If your vision of the future for the region is one that does not include any military, then congratulations…keep dreaming. On the other hand, if you would like to see military institutions play a more helpful role in promoting stability, peace, social justice, and human rights, then these sorts of humanitarian endeavors are useful, in my view.

  8. Randy Paul Says:

    On the other hand, if you would like to see military institutions play a more helpful role in promoting stability, peace, social justice, and human rights, then these sorts of humanitarian endeavors are useful, in my view.

    I’d rather see civilian institutions play a more helpful role in promoting stability, peace, social justice, and human rights, then these sorts of humanitarian endeavors are useful, in my view, especially in latin America and there’s absolutely no reason why they weren’t being used in this situation except to stick an upraised middle finger to Costa Rica’s decision to abolish its military.

  9. Adam Isacson Says:

    El Común, the more interesting question is why the U.S. military had to play any role in delivering development aid. Why did this $1 million not go through USAID (which, unlike what DOD is famous for, makes sure that the school will actually have teachers after the builders leave)?

    The U.S. military is not a development agency, and need not be building schools unless conditions are too unsafe/unstable for civilian school-builders to be present. I’ve been led to believe that these programs are happening through DOD simply because the Defense budget is the only place where it’s politically possible to appropriate development aid. That’s not a recipe for good policymaking.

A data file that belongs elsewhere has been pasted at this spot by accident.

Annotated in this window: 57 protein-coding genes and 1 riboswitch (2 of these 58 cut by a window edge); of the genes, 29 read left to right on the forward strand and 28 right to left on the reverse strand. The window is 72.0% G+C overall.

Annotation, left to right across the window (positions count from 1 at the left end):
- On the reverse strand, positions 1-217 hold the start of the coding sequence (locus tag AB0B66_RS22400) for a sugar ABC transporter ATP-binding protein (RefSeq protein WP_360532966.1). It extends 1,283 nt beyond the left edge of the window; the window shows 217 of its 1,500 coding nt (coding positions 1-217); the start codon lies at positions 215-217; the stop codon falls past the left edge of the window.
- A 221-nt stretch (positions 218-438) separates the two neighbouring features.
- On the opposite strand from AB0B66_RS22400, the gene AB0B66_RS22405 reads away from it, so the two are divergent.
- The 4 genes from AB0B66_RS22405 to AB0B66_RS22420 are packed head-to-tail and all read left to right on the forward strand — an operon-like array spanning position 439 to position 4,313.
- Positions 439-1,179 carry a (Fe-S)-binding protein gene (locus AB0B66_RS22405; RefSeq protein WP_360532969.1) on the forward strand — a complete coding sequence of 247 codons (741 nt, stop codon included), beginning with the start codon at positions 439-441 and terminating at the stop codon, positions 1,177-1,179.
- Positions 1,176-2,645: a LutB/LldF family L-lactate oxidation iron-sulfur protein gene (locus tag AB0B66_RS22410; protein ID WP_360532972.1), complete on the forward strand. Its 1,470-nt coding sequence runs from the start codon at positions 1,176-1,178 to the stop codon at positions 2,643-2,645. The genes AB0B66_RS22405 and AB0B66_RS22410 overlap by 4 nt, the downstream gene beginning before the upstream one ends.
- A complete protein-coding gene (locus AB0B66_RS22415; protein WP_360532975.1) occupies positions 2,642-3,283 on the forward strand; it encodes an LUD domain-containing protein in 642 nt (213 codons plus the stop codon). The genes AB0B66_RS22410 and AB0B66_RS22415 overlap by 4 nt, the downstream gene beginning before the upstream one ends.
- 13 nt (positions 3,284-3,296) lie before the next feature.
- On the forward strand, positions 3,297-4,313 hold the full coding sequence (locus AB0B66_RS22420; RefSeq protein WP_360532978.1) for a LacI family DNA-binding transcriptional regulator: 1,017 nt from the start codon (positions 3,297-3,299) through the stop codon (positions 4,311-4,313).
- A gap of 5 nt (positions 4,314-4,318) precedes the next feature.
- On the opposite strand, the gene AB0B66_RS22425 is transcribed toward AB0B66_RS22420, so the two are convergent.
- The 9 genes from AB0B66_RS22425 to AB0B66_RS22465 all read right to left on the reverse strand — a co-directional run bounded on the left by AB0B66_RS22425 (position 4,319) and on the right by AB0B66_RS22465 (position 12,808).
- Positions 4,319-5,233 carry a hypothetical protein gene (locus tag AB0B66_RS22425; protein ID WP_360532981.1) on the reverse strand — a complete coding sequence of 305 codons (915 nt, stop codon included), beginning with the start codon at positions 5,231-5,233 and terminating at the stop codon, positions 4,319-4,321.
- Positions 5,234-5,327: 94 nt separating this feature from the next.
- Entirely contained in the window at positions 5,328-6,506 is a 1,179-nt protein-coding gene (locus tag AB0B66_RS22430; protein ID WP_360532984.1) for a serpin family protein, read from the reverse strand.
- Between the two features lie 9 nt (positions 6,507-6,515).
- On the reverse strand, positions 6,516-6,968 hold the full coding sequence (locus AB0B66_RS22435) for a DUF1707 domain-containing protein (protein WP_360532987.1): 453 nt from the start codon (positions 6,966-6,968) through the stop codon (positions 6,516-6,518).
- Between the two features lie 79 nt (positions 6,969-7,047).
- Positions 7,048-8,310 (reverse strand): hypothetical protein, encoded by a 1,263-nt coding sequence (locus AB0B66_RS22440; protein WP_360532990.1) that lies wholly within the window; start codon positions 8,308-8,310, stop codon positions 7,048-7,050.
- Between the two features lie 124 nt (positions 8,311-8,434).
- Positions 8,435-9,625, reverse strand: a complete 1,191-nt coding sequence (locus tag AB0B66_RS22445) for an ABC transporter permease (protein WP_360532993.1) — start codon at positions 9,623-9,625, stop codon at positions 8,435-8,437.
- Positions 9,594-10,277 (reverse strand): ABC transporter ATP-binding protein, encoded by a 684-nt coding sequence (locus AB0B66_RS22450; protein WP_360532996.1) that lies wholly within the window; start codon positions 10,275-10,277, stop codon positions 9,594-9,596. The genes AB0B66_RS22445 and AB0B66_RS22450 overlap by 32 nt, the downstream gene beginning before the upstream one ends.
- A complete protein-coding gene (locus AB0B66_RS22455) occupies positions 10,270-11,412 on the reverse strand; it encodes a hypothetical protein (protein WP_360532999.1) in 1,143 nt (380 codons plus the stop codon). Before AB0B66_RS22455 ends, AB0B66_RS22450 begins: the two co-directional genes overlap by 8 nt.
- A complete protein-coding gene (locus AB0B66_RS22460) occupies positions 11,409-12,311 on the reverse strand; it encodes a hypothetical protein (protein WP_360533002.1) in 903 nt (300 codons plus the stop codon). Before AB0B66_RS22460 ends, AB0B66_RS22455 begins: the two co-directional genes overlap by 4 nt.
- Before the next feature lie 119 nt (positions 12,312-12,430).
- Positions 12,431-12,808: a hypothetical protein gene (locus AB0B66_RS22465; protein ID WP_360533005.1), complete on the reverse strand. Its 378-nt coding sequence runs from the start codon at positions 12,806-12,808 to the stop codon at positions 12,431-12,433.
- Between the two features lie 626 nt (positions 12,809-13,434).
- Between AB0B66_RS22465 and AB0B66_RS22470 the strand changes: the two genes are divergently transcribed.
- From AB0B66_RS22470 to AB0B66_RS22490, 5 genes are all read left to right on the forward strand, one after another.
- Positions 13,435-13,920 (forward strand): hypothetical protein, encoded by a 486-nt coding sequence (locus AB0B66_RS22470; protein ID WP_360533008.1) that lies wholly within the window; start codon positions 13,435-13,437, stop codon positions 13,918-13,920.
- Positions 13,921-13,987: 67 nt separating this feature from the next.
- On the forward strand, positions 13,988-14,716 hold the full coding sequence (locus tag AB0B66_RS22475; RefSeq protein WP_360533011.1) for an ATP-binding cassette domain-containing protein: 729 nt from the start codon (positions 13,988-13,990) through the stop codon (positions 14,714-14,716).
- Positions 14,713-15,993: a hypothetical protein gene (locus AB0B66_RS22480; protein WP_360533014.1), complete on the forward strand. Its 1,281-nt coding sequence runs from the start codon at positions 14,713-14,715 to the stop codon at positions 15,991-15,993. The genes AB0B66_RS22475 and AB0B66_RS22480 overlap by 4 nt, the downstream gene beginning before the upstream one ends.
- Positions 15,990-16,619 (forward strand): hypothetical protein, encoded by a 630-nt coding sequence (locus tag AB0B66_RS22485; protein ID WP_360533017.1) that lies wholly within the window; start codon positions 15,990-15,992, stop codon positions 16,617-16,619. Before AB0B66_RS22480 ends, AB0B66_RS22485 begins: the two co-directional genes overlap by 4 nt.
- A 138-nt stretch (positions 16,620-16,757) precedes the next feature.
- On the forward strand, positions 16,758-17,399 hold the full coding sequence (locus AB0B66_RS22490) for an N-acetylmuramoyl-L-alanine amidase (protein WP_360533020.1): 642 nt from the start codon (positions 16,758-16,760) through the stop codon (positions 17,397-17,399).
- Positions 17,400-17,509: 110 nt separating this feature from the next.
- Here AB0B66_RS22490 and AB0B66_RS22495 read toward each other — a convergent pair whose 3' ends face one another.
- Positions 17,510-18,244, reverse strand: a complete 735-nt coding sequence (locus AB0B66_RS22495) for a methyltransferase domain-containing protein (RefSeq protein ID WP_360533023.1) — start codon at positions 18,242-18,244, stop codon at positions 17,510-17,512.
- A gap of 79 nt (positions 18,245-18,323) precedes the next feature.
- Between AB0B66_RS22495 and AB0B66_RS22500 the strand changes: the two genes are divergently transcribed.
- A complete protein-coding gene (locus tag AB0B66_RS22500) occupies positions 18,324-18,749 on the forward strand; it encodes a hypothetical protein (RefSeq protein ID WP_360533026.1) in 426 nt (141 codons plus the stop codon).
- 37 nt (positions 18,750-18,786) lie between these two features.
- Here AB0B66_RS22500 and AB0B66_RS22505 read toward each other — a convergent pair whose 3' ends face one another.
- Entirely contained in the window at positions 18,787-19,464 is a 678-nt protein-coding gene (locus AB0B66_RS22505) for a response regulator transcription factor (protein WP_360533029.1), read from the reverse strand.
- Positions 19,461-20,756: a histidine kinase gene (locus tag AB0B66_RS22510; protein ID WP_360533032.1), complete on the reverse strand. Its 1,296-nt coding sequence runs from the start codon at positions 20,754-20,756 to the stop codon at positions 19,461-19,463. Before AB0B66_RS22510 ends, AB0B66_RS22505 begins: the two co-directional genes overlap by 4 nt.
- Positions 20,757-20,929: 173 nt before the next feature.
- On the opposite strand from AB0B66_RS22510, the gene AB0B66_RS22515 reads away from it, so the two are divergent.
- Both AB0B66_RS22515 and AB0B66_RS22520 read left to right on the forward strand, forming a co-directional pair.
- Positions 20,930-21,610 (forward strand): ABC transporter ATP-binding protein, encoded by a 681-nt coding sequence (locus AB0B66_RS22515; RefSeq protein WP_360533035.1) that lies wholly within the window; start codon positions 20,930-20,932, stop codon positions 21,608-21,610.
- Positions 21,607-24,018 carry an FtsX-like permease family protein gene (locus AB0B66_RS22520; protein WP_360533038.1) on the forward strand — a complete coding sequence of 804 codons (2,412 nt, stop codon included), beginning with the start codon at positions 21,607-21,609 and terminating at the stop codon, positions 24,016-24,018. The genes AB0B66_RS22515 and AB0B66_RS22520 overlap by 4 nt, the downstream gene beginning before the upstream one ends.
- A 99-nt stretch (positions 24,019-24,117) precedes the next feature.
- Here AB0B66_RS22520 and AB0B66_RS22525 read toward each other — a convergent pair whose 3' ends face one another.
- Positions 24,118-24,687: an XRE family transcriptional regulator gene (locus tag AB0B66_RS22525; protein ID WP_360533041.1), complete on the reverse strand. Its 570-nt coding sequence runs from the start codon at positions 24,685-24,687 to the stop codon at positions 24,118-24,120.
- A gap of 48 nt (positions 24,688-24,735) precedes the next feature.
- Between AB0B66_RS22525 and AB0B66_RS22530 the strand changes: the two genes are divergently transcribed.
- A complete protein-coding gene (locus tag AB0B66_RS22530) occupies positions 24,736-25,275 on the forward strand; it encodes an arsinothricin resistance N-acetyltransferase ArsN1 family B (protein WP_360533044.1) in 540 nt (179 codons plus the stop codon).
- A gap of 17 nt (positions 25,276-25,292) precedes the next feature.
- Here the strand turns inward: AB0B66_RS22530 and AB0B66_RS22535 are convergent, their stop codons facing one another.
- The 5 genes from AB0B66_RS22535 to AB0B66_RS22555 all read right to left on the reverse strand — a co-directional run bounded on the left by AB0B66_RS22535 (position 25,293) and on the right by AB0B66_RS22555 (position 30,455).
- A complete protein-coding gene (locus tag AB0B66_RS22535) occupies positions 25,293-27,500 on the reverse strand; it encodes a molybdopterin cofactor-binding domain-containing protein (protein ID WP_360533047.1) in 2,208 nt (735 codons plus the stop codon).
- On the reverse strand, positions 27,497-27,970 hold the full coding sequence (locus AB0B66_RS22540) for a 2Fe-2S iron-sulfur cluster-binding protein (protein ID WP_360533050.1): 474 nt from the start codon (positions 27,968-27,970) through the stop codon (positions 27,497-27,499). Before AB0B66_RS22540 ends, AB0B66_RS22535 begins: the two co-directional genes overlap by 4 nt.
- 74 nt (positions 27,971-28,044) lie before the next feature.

10. Harry Says:

    Wow, lot’s of smart people here, this is important. And it is possible not only to comment, but to get involved. One could contact their congress member and mention this item of concern, and also that the Merida Initiative, aka Plan Mexico, ought to be stopped, so the US does not fund violence and impunity. It is a fascinating and rewarding step to go from compiling information and discussing it online, to trying to act on it in the political forums, ie congress, where the decisions to send or not send these resources, are made.

    The Merida Initiative targets not only Mexico, but, see

    Assistance for Countries of Central America – Subtitle A: Law Enforcement and Security Assistance – (Sec. 212) Authorizes the President to provide assistance to the countries of Central America (Belize, Costa Rica, El Salvador, Guatemala, Honduras, Nicaragua, Panama, Haiti, and the Dominican Republic) for: (1) counternarcotics, countertrafficking, and related security to combat narcotics trafficking and bulk currency smuggling; and (2) public security and law enforcement to combat transnational gangs.

    It is a proposal to project greater us military presence throughout the region. CONTACT YOUR CONGRESSMEMBER TODAY! It does make a difference. Tell them Stop the Merida Initiative. See our website for more.

    Also, with respect, but USAID resources are being used to destabilize countries and are no guarantee of beneficial resources. From Bolivia to the country of Georgia this is evidenced. So this is a very wrong approach to suggest more resources in those channels!